With over 500 pages, this book is an example of thoroughgoing biblical scholarship. Bauckham expands extensively on his hypothesis that the gospels are based much more on eyewitness accounts than is generally accepted, and I think this conclusion is correct. This is an important achievement, as the gospels were supposedly written between 40 and 60 years after the events occurred. Below, however, I will try to show that the eyewitness case is much more straightforward than Bauckham expounds in this book.
Let me be clear from the outset: I have many objections against this book. I'll set aside the most fundamental ones for the second part of my review. Let’s start with two ‘minor’ objections that question Bauckham’s intellectual honesty.
The first is that Bauckham discredits two early Christian writers, Quadratus and Philip of Side (and Papias of Hierapolis along with the latter). The information these authors provide is embarrassing for anyone accepting the traditional chronology of the origins of Christianity, so Bauckham tries to dispose of them. Quadratus reports that some of those who were healed or raised from the dead by Jesus (who, according to the gospels, was crucified around 30 CE) were still alive in 125 CE, the year to which Quadratus’s work can be dated with certainty. Philip of Side, a fourth century Christian writer, mentions Papias of Hierapolis, a contemporary of Quadratus, and according to the former Papias gives exactly the same information: ‘about those who were raised from the dead by Christ, he says they survived until Hadrian’. Hadrian was the Roman emperor from 117 to 138 CE. Bauckham postulates that Philip of Side has mistaken Papias for Quadratus. Doing so he deceivingly tries to dispose of both witnesses simultaneously, because the weight of one source is almost nil compared to two sources. However, in the Papias fragment he provides, Philip of Side shows that he is well-informed about Papias, so I believe these two fragments independently inform us about a chronological problem of the origins of Christianity as presented in the gospels.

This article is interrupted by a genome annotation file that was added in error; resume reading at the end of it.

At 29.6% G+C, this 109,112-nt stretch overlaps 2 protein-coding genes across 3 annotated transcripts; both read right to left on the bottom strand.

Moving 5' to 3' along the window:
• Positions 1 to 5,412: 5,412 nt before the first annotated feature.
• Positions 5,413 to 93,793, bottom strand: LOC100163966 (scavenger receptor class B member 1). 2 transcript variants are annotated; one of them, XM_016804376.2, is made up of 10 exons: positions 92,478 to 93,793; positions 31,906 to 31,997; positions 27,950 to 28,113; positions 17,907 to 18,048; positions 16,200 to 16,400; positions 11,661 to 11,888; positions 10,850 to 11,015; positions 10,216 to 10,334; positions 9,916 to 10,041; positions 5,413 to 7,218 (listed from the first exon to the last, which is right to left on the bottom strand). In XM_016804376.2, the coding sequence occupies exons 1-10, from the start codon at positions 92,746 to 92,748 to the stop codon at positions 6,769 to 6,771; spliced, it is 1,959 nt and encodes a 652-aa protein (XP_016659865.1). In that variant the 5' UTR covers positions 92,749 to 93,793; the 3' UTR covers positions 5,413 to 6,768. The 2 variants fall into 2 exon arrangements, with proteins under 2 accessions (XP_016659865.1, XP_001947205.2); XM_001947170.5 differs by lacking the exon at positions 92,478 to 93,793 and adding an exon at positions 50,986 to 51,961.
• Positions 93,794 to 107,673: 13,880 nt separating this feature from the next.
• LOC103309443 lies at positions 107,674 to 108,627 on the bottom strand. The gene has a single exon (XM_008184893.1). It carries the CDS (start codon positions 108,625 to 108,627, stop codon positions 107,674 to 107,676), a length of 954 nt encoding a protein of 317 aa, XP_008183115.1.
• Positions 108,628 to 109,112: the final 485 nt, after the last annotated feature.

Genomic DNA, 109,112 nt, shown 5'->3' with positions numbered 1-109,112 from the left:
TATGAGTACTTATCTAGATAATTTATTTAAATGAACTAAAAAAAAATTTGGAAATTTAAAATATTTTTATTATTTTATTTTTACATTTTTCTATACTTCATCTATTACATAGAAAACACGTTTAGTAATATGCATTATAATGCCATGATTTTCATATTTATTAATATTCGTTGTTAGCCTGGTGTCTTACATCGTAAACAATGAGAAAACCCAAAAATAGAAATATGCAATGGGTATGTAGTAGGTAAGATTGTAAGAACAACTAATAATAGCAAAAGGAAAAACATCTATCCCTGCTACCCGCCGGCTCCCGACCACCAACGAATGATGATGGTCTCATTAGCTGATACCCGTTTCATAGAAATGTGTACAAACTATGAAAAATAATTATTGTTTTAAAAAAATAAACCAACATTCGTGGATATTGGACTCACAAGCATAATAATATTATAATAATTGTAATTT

My second ‘intellectual honesty’ objection is the way Bauckham discusses three of the apostles’ names: Iscariot, Zealot and Bariona. The only explanation he offers for Judas Iscariot is that the name refers to Judas being ‘from (the village of) Kerioth’, while he does not even mention the ‘Iscariot = sicarios’ hypothesis. The latter suggests that Judas was possibly a ‘dagger fighter’, a member of the guerrilla fighter faction which was active in the 50s and 60s of the first century CE, the decades preceding the war against the Romans. A similar statement may be made for Simon the Zealot, about whom Bauckham develops a strange argument: because the name Zealot does not appear in the relevant sources before the outbreak of the Jewish war in 66 CE, Simon is not a real (military and insurrectionist) zealot, but a zealot in the broader sense, to be interpreted as ‘zealous for the law’. For Bariona (Simon Bariona), Bauckham uses the same method of omission as for Iscariot. He does not raise the possibility that Bariona might not be ‘bar Jonah’ (‘son of Jonah’), but rather could refer to Simon as a member of the biryonim (singular biryona), the ‘outlaws’ or ‘brigands’ who were also associated with the rebellion against the Romans. Bauckham misleads his readers by writing these apostles out of the war period.